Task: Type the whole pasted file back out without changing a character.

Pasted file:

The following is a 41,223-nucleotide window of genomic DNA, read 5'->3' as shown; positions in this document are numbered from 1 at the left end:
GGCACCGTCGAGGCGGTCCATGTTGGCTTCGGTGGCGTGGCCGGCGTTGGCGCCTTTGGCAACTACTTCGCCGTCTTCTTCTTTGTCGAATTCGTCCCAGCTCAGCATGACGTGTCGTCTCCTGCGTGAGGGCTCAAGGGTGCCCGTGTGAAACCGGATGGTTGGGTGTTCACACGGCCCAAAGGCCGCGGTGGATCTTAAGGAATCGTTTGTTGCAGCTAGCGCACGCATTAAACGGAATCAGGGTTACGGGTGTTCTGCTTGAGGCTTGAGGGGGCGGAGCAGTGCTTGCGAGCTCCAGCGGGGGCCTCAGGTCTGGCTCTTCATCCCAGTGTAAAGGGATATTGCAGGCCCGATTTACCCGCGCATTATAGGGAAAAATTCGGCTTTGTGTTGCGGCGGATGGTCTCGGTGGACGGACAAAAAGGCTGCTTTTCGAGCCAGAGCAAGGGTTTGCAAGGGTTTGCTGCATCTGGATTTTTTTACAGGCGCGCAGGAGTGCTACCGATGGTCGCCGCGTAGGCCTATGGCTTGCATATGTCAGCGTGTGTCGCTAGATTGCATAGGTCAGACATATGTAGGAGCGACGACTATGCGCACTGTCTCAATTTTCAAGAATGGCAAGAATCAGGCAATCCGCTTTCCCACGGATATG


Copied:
The following is a 41,223-nucleotide window of genomic DNA, read 5'->3' as shown; positions in this document are numbered from 1 at the left end:
GGCACCGTCGAGGCGGTCCATGTTGGCTTCGGTGGCGTGGCCGGCGTTGGCGCCTTTGGCAACTACTTCGCCGTCTTCTTCTTTGTCGAATTCGTCCCAGCTCAGCATGACGTGTCGTCTCCTGCGTGAGGGCTCAAGGGTGCCCGTGTGAAACCGGATGGTTGGGTGTTCACACGGCCCAAAGGCCGCGGTGGATCTTAAGGAATCGTTTGTTGCAGCTAGCGCACGCATTAAACGGAATCAGGGTTACGGGTGTTCTGCTTGAGGCTTGAGGGGGCGGAGCAGTGCTTGCGAGCTCCAGCGGGGGCCTCAGGTCTGGCTCTTCATCCCAGTGTAAAGGGATATTGCAGGCCCGATTTACCCGCGCATTATAGGGAAAAATTCGGCTTTGTGTTGCGGCGGATGGTCTCGGTGGACGGACAAAAAGGCTGCTTTTCGAGCCAGAGCAAGGGTTTGCAAGGGTTTGCTGCATCTGGATTTTTTTACAGGCGCGCAGGAGTGCTACCGATGGTCGCCGCGTAGGCCTATGGCTTGCATATGTCAGCGTGTGTCGCTAGATTGCATAGGTCAGACATATGTAGGAGCGACGACTATGCGCACTGTCTCAATTTTCAAGAATGGCAAGAATCAGGCAATCCGCTTTCCCACGGATATG